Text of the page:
While there may be some new appliances and cars that are more productive and energy efficient, discarding the old often leads to an almost total waste of the energy and material already invested in these products. This alone may more than nullify the energy savings of the new.

 

Getting
AWAY FROM CONSUMERISM


Having fewer things means enjoying what you have more and actually getting to use it, thereby raising its intrinsic value. The less clutter that one has in their surroundings, the fewer distractions there are from the essentials such as family, friends, food, nature and study. With less clutter, one needs a smaller space in which to live comfortably and thus needs to work less to pay rent to store things. If you haven't used something in the last year, how much likelihood is there that you ever will use it?

"The most important assets are brands.
Buildings age and become dilapidated.
Machines wear out.
Cars rust.
People die.
But what lives on are the brands."

Hector Liang
Chairman, United Biscuits

"Products are made in the factory, but brands are created in the mind."

-
Walter Landor
Industrial Designer

 

"When people have lost their authentic personal taste, they lose their personality and become instruments of other people's wills."

Robert Graves

 

Can brands survive ecosystem collapse or the fall of our government?



Making do with less allows one to distance themself from the tendency of the victims of advertising to self-define according to the material objects possessed or not possessed, driven, drunk, worn, used, seen with or abused.

You usually see people thus affected in public places, lurking around a piece of machinery, such as a car or a boat. They bask in its radiance, act respectful and imply knowledge about its quality and providence. They act as they feel that they should act, making sure that others see them acting this way in the presence of the thing. They can only communicate with each other through the medium of the object, the cold piece of metal, in the presence of which they feel that they can speak to each other and actually show some emotion and interact.

The thing, the product, becomes a longed for goal, a means of justifying their existence, a way of envisioning themself in a different world with possession of the thing being the key tenet. Particular speech patterns often develop around things to the exclusion of the personal qualities of the speaker, as in

"I used to have a....."/"Yeah, friend of mine, he's got a "57.....", "last night I drank two....and a six pack of....","she was wearing..."," we did two....then a ....have you seen the new...""...how about those Forty-Niners?..." "Look what I got...""what do you think about American Idol?"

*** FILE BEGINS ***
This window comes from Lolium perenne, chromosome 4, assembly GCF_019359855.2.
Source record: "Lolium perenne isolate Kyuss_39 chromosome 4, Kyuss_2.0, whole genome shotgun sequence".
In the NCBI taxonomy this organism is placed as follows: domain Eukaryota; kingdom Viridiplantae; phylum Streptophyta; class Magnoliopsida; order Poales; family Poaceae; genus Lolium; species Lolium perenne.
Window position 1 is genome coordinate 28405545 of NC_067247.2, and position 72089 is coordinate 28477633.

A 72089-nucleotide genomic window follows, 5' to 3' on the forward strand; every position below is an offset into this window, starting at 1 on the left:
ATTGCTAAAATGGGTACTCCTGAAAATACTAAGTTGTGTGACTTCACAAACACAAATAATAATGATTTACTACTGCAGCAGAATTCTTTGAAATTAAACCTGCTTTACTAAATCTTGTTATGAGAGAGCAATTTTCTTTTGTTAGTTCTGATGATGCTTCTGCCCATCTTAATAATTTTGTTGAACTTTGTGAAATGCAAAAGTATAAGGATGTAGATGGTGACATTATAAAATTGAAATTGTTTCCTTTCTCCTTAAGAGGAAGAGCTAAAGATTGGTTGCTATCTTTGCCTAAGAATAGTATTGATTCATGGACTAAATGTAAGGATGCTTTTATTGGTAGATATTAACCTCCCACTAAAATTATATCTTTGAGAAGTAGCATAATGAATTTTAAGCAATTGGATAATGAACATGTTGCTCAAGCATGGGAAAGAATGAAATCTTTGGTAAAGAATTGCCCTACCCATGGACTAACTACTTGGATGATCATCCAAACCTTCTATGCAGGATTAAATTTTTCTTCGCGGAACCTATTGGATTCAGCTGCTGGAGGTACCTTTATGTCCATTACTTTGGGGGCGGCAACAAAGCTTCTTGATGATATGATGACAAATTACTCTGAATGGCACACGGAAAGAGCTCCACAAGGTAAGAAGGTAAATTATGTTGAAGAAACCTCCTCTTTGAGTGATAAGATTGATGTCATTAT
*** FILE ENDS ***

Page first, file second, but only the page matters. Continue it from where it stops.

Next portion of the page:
Empty, hollow words, bespeaking a personal void filled by the pursuit of things. Getting away from need for things is at least a start in allowing people to communicate and then once communicating, beginning to solve real problems in their home, community, nation and the world.

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This then is the problem. Are there any personalities that are responsable for the negative influence of consumerism? All of us of course-how can any one individual be at fault in this? There IS one man who bears inordinate responsability for this, as a sidebar to this page we would like to introduce you to a little known man who took the techiques of his uncle, Sigmund Freud and turned them into tools to sell to, demoralize, impoverish some people while enriching certain others: here is his story:

http://topdocumentaryfilms.com/the-century-of-the-self/

Bernays invented the public relations profession in the 1920s and was the first person to take Freud's ideas to manipulate the masses. He showed American corporations how they could make people want things they didn't need by systematically linking mass-produced goods to their unconscious desires. Bernays was one of the main architects of the modern techniques of mass-consumer persuasion, using every trick in the book, from celebrity endorsement and outrageous PR stunts, to eroticising the motorcar. His most notorious coup was breaking the taboo on women smoking by persuading them that cigarettes were a symbol of independence and freedom...

There are a growing number of people who are aware that these aspects of consumerism are some of the main obstacles to living in a pleasant safe community, seeing their children well-educated and living long healthy productive lives, without squander and waste. The following pages offer many different tools to help facilitate this:

Next Link What DOES overcoming consumerism accomplish?

See the
Educational Resources... section for a large series of effective reform organizations and resouces.



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Overcoming Consumerism Index      |  Consumerism's bad effects  |

O. C. Accomplishes?     Active Resistance      Hands on methods

2 Families compared       our personal consumer choices

consumption chart      resources to overcome consumerism

radical anti-consumerism      cars

  How to raise food     How to raise trees    

eliminate polystyrene foam products

Corporate officers and their interlocking interests

e-mail :